What we really mean by spirit in the martial arts is what happens when you’re really focused on the Bō right at that moment in time, and when you’re really, really happy and confident that you know what you need to do with the staff almost without knowing it on any conscious level.  Think about a time when you were practicing in the dojo (“dough-joe”) with a Bō and every movement or strike or block came very easy to you, and your technique was great, and you weren’t even sweating, and you could almost see the attack by your opponent before he or she even thought of doing it themselves.  That’s what we mean by making your mind and body into a single unit, which is held together by the actions of your spirit.

In the end, you must realize that any good Bō is a tool to help you, and be an extension of yourself.  Your energy will flow from your body to it and then from it back to you.  If you can make that positive energy on a regular basis, your skill with the Bō will increase with each day or week.

The people at Buki Yuushuu recognize that a Bō is not a toy, and yet can also be a highly personal weapon to each student.  Please see the online catalog at bukiyuushuu.com for finely crafted examples of what a serious Bō can look like.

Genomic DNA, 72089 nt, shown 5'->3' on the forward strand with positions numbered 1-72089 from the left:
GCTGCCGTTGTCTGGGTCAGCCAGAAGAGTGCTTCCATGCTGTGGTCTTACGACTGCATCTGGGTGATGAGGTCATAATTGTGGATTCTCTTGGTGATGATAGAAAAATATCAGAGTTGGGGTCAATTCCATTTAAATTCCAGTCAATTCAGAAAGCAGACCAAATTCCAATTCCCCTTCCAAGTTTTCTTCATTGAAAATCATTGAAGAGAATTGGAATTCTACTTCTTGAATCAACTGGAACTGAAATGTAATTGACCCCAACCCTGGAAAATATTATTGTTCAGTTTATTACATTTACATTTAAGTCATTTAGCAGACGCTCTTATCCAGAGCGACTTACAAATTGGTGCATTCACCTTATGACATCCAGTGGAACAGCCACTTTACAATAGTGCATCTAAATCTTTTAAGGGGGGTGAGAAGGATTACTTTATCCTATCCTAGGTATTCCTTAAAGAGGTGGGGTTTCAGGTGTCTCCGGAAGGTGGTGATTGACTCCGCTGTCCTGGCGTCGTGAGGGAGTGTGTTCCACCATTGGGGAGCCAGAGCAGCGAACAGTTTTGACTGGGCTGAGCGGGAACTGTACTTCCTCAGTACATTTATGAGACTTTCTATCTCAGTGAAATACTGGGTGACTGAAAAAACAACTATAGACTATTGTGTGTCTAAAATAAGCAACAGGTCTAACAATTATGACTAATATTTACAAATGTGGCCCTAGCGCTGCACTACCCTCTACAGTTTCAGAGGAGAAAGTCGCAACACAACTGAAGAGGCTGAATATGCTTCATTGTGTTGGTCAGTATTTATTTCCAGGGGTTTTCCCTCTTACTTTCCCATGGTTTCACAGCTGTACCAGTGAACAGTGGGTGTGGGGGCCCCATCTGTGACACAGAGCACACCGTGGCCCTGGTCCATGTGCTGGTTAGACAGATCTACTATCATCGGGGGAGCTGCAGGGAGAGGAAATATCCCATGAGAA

Are You Ready to Pick Up the Bō Staff?


Have you ever seen a martial artist in person or in a movie pick up a wooden staff or pole and do things with it that seem to be impossible for normal human beings to pull off?  And do you wish you had the ability to do the same things with the Bō (the Japanese word for the staff) that somebody like Jet Li does with the Chinese version of it (the Guan)?  Watch just about any Li movie and you’ll see how the producers usually find some way to get him into the position where he has to pick up his Guan and use it to defend himself and others from people meaning to do them harm, like in the movie “Once Upon a Time in China” or any of its sequels.  A couple of fantastic wooden staff action clips from the film can be seen on You Tube, by the way.  Or rent Jackie Chan and Jet Li’s “The Forbidden Kingdom,” a 2008 movie that highlights very strong wooden staff techniques.